In the year to April 2016, the taxman imposed 28,663 penalties against those whose inaccurate returns deliberately understated their income, up 38% on the 20,740 penalties given out in 2014-15.
The figures, obtained by RSM using a Freedom of Information request, show that just 5,162 fines were given out in 2012-13, an almost six-fold rise in deliberate penalties over a period of four tax years.
“This spike in penalties suggests a marked change in attitude at HMRC, and it is clear that Inspectors are now taking a much harder line,” said Mike Down, head of tax investigations at RSM.
“However, HMRC needs to be wary of the perception that they are engaging in ‘penalty farming’ and ensure they don’t unfairly penalise people who are not seeking to deliberately deceive”.
Penalties are charged according to the type of taxpayer behaviour that leads to an inaccuracy and on whether the tax adjustment is volunteered freely or arises as a result of an HMRC challenge, explained Down.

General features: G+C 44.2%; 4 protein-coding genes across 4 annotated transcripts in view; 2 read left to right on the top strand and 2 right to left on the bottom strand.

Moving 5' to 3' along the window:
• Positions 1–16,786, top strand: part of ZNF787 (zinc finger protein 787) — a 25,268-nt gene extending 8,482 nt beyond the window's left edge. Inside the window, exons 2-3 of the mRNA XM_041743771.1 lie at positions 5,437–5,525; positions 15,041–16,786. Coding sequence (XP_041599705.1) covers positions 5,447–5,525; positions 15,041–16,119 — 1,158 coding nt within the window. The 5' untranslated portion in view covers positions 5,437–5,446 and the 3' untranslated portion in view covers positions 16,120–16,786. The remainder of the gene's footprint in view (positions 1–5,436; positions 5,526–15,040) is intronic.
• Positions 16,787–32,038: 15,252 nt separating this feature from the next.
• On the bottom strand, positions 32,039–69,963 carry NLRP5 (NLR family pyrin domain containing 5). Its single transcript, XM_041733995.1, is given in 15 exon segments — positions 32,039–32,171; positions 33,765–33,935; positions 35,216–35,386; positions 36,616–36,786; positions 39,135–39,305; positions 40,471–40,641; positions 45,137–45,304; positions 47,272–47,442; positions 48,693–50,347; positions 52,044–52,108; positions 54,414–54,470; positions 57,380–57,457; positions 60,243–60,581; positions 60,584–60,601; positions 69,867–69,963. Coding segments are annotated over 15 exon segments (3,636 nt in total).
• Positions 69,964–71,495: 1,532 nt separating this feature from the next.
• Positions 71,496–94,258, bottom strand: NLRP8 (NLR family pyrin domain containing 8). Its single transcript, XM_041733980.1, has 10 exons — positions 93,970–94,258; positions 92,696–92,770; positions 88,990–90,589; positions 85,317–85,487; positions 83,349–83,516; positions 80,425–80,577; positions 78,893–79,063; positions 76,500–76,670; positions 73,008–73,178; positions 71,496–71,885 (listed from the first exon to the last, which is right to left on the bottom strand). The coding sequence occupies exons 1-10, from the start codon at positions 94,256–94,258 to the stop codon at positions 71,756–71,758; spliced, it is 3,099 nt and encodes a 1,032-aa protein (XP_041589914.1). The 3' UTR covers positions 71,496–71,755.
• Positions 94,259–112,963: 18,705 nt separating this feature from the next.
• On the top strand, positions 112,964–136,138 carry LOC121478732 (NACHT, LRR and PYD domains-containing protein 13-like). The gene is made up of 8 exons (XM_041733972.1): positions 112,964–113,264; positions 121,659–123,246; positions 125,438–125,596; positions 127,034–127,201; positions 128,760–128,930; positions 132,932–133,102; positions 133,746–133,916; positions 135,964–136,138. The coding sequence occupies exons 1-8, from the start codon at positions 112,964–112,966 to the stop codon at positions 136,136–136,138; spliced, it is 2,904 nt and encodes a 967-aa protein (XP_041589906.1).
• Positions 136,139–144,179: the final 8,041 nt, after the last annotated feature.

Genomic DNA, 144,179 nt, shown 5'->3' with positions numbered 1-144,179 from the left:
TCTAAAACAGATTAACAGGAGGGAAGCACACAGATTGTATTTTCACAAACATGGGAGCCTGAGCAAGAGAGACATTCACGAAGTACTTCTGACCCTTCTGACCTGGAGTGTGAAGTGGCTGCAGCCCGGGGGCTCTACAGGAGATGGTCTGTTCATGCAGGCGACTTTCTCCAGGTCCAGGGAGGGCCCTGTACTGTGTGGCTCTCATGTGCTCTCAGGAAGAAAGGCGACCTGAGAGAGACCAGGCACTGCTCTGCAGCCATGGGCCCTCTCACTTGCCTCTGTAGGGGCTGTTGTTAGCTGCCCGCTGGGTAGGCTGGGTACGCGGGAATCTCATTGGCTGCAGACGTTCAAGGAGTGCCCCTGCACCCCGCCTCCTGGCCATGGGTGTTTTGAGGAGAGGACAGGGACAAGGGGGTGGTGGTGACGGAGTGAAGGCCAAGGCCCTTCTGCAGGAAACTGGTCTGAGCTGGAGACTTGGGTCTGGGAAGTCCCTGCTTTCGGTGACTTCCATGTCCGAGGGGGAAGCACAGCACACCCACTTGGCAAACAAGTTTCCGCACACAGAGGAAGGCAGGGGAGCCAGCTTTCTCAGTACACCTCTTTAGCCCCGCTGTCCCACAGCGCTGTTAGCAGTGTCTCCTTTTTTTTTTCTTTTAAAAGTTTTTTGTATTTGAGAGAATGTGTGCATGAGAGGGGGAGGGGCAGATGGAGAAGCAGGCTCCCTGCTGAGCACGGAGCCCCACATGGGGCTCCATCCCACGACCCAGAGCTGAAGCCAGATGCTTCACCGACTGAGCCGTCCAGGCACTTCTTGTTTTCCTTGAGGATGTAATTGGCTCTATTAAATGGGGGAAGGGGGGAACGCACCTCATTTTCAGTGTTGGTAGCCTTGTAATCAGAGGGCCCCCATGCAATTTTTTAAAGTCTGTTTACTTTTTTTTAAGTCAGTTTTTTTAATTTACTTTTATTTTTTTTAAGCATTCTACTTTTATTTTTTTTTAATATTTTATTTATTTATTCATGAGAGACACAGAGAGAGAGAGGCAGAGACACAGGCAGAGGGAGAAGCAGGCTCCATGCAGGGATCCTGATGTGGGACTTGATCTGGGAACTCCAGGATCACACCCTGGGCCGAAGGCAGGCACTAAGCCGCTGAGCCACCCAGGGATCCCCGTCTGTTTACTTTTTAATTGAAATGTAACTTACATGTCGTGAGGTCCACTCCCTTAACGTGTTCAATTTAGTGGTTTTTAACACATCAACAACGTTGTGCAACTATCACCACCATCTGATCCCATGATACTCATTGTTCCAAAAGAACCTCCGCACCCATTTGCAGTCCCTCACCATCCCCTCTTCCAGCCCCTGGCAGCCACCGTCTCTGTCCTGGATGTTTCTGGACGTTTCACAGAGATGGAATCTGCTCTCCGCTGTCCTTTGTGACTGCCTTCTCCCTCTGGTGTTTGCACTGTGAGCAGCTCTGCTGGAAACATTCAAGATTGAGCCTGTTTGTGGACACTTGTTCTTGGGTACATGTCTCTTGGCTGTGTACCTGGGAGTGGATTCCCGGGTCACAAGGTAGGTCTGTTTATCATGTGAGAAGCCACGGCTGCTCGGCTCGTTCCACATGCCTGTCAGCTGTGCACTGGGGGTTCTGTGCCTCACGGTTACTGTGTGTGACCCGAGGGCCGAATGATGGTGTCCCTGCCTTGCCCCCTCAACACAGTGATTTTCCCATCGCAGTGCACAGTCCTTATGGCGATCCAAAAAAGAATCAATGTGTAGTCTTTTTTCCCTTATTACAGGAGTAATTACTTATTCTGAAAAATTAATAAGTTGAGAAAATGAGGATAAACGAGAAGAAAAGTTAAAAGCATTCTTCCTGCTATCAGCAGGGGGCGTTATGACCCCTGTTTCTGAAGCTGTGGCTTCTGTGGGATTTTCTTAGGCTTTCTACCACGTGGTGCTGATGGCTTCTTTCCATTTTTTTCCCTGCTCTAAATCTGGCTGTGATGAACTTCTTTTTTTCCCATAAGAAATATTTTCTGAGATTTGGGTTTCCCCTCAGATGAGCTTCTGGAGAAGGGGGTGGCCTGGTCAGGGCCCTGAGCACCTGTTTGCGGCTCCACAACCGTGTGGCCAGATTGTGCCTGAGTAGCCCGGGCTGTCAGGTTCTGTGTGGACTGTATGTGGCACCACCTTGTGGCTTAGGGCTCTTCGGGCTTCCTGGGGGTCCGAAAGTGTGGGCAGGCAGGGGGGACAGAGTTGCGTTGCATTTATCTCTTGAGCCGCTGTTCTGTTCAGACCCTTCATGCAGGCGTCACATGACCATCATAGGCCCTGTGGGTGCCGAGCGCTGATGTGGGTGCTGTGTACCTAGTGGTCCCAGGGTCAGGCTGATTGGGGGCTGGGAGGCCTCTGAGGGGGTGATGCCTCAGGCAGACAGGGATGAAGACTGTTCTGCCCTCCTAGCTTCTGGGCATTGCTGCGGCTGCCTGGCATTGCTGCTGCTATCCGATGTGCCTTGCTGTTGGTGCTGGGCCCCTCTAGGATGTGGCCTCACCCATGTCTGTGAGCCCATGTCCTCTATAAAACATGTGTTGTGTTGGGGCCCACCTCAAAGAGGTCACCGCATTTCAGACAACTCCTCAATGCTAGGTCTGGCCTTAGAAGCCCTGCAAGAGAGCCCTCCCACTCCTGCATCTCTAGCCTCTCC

There are four categories of behaviour, ranging from ‘mistake’ despite taking reasonable care, failure to take reasonable care (or ‘careless’), to ‘deliberate’ with the most serious being an inaccuracy which is ‘deliberate with concealment’.
The more serious the behaviour, the higher the penalty.
In December 2015, a report by the National Audit Office found that HMRC loses billions each year as a result of fraud and needs to improve its use of data analysis to tackle tax fraud, the hidden economy, and criminal attacks.